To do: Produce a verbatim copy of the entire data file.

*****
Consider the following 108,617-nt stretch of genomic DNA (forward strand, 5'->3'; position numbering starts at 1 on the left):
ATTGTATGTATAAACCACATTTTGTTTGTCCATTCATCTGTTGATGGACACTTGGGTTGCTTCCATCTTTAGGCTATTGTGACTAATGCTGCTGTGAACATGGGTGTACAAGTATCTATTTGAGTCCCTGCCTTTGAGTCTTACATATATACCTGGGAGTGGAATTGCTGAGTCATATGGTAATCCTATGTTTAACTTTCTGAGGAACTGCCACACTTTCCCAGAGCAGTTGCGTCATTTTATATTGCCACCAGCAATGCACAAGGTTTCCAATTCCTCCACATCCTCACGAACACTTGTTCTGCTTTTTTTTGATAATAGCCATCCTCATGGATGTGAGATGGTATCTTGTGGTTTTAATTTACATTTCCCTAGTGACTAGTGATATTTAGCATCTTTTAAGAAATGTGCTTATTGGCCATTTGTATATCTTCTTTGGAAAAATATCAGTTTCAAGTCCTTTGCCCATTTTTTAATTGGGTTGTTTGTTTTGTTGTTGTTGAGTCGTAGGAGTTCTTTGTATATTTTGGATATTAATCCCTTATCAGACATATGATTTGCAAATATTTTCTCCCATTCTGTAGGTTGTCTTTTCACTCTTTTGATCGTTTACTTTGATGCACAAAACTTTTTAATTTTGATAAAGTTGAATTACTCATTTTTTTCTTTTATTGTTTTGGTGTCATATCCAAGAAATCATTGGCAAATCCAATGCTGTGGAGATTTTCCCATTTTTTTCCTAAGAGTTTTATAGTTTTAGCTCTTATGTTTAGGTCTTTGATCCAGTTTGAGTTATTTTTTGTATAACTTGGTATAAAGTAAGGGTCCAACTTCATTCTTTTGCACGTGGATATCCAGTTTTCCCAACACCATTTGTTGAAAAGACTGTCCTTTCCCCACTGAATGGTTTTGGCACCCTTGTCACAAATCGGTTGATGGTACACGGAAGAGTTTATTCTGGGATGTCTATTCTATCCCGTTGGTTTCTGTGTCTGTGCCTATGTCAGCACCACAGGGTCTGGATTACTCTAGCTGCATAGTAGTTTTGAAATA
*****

Consider the following 108,617-nt stretch of genomic DNA (forward strand, 5'->3'; position numbering starts at 1 on the left):
ATTGTATGTATAAACCACATTTTGTTTGTCCATTCATCTGTTGATGGACACTTGGGTTGCTTCCATCTTTAGGCTATTGTGACTAATGCTGCTGTGAACATGGGTGTACAAGTATCTATTTGAGTCCCTGCCTTTGAGTCTTACATATATACCTGGGAGTGGAATTGCTGAGTCATATGGTAATCCTATGTTTAACTTTCTGAGGAACTGCCACACTTTCCCAGAGCAGTTGCGTCATTTTATATTGCCACCAGCAATGCACAAGGTTTCCAATTCCTCCACATCCTCACGAACACTTGTTCTGCTTTTTTTTGATAATAGCCATCCTCATGGATGTGAGATGGTATCTTGTGGTTTTAATTTACATTTCCCTAGTGACTAGTGATATTTAGCATCTTTTAAGAAATGTGCTTATTGGCCATTTGTATATCTTCTTTGGAAAAATATCAGTTTCAAGTCCTTTGCCCATTTTTTAATTGGGTTGTTTGTTTTGTTGTTGTTGAGTCGTAGGAGTTCTTTGTATATTTTGGATATTAATCCCTTATCAGACATATGATTTGCAAATATTTTCTCCCATTCTGTAGGTTGTCTTTTCACTCTTTTGATCGTTTACTTTGATGCACAAAACTTTTTAATTTTGATAAAGTTGAATTACTCATTTTTTTCTTTTATTGTTTTGGTGTCATATCCAAGAAATCATTGGCAAATCCAATGCTGTGGAGATTTTCCCATTTTTTTCCTAAGAGTTTTATAGTTTTAGCTCTTATGTTTAGGTCTTTGATCCAGTTTGAGTTATTTTTTGTATAACTTGGTATAAAGTAAGGGTCCAACTTCATTCTTTTGCACGTGGATATCCAGTTTTCCCAACACCATTTGTTGAAAAGACTGTCCTTTCCCCACTGAATGGTTTTGGCACCCTTGTCACAAATCGGTTGATGGTACACGGAAGAGTTTATTCTGGGATGTCTATTCTATCCCGTTGGTTTCTGTGTCTGTGCCTATGTCAGCACCACAGGGTCTGGATTACTCTAGCTGCATAGTAGTTTTGAAATA